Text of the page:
The Second Life of Batteries

written by Niccolò Ferrari

The electrification process is drastically shaping the automotive field. The main reasons are often connected to the environment and pollution.

However, the very nature of this change caused OEMs to deal with new challenges. One of them being how to handle batteries during their life cycle.

On electric vehicles, batteries usually have a life of 8-10 years. After a certain number of cycles, the proprieties of such devices get less valuable and, in the end, must be replaced.

However, since these packs are resource intensive to produce and costly to replace, companies are finding ways to recover the most out of the initial investment and reduce waste.

Based on the materials used for the batteries, they can either be recycled or repurposed. The second alternative should be the first one to consider, since it extends the life-cycle of a battery. Note that since the energy consumption required to produce a complete battery pack is high, often higher than the production of a thermal engine, the extension of a battery life is the most relevant factor to offset the environmental impact of production.

When a battery reaches the end of its life in a vehicle, it still retains around 70-80% of its original capacity. For this reason, it could have a second life, simply in a less intense application. One of the main applications that are being investigated is energy storage: for households, but also broader applications for city energy grids. Many automotive manufacturers are investing in this kind of solution, with some of them, such as Tesla, already providing energy storage solutions for private houses. This kind of solution will extend batteries’ life noticeably, more than doubling the life of a pack.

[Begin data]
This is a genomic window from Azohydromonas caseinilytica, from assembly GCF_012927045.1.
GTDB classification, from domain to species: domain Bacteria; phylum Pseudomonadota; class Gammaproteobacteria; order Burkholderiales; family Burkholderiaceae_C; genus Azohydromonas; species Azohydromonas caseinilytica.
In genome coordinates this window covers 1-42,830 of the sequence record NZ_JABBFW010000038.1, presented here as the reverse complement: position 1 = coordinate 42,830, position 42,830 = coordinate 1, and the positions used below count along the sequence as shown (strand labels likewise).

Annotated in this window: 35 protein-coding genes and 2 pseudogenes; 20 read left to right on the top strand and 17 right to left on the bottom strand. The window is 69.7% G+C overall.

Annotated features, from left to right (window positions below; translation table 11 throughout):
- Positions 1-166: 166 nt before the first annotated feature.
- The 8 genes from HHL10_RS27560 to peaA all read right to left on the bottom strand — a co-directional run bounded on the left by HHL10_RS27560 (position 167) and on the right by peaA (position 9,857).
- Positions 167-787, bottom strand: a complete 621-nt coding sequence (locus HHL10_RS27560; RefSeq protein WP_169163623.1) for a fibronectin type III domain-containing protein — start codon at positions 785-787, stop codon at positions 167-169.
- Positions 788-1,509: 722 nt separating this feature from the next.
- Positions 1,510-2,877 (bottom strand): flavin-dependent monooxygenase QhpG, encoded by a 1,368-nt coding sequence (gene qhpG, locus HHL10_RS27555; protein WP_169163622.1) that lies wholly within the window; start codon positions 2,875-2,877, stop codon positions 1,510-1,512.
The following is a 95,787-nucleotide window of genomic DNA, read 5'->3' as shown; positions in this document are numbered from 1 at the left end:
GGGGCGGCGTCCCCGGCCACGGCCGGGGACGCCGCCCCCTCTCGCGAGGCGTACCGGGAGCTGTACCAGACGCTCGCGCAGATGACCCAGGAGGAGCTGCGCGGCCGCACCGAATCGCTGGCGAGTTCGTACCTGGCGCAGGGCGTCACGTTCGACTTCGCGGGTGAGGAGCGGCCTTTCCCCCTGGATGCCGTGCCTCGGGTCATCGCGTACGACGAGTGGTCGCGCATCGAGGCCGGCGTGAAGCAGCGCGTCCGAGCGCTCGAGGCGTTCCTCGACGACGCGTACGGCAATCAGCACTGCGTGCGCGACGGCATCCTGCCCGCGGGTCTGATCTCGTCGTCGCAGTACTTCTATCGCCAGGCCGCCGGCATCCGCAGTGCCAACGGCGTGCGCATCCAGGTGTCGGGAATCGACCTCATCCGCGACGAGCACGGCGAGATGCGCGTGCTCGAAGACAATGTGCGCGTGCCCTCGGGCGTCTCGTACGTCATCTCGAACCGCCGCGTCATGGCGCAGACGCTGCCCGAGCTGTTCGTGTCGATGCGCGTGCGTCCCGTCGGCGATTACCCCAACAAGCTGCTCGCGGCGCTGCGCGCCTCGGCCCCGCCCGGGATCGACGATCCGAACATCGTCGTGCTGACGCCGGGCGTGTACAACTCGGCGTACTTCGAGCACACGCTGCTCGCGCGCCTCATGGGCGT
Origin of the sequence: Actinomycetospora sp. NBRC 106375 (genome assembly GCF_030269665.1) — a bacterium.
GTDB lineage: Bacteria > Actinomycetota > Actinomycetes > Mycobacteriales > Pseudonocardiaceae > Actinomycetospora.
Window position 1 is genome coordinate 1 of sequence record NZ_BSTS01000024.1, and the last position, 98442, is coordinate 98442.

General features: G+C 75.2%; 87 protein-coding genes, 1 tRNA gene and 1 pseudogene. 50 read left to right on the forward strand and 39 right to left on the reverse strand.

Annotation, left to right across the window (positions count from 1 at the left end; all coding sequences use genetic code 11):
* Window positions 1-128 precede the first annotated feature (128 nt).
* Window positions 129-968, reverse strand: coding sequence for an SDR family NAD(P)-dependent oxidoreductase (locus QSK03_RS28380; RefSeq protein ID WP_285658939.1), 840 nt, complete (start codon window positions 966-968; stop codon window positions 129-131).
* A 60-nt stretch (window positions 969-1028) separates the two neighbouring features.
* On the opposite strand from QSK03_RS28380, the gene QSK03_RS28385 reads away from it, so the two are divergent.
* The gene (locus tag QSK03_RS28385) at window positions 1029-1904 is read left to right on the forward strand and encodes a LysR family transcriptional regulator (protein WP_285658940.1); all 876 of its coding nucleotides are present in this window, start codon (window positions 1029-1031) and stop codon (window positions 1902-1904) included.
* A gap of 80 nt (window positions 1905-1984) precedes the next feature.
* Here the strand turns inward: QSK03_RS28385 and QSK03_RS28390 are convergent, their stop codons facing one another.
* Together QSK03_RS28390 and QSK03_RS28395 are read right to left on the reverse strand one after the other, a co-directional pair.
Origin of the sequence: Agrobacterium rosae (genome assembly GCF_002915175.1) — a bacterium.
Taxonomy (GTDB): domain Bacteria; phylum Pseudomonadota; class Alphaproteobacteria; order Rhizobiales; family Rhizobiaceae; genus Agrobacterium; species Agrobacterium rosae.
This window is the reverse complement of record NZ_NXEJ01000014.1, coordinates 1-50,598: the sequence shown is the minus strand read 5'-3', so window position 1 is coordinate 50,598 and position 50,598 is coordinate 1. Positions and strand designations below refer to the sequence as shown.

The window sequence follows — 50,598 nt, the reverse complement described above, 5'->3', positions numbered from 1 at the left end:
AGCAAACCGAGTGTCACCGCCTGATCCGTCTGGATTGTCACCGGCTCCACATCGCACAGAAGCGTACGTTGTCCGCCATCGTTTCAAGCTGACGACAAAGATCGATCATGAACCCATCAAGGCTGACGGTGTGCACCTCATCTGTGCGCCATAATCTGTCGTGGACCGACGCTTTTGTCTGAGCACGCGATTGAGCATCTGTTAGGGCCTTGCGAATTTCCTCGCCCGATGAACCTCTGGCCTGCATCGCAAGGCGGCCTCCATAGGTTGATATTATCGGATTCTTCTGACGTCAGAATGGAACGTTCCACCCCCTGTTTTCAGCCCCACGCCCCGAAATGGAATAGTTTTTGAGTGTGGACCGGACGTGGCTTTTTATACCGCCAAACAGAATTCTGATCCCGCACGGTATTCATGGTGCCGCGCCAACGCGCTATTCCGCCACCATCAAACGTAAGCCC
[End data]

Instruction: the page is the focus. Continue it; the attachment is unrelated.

Since new regulations and laws enforce the OEMs to handle used batteries coming from their products, with the objective of reducing waste, every battery, fresh or repurposed, will have to be recycled. Based on the materials contained inside of it, it could also be convenient to recover precious materials for future use. The rising prices of raw materials, such as cobalt, copper and manganese, promote this path even further. The estimated market cap of this market is projected to be well over 30 billion dollars in less than 20 years from here. Battery producers and automotive companies are incentivized in pursuing materials recycling, because the supply chain has become unreliable and inconsistent. By centralising these processes, companies could reduce the impact of this process and gain the greatest advantage with respect to an unpredictable supply that cannot be directly controlled by the OEMs themselves.

In conclusion, the transition to battery powered vehicles does not come without problems and, although the objective is to reduce environmental impact of private and commercial vehicles, the very nature of battery manufacturing has negative aspects that must be faced in order to have a truly green transition to E-Mobility. 

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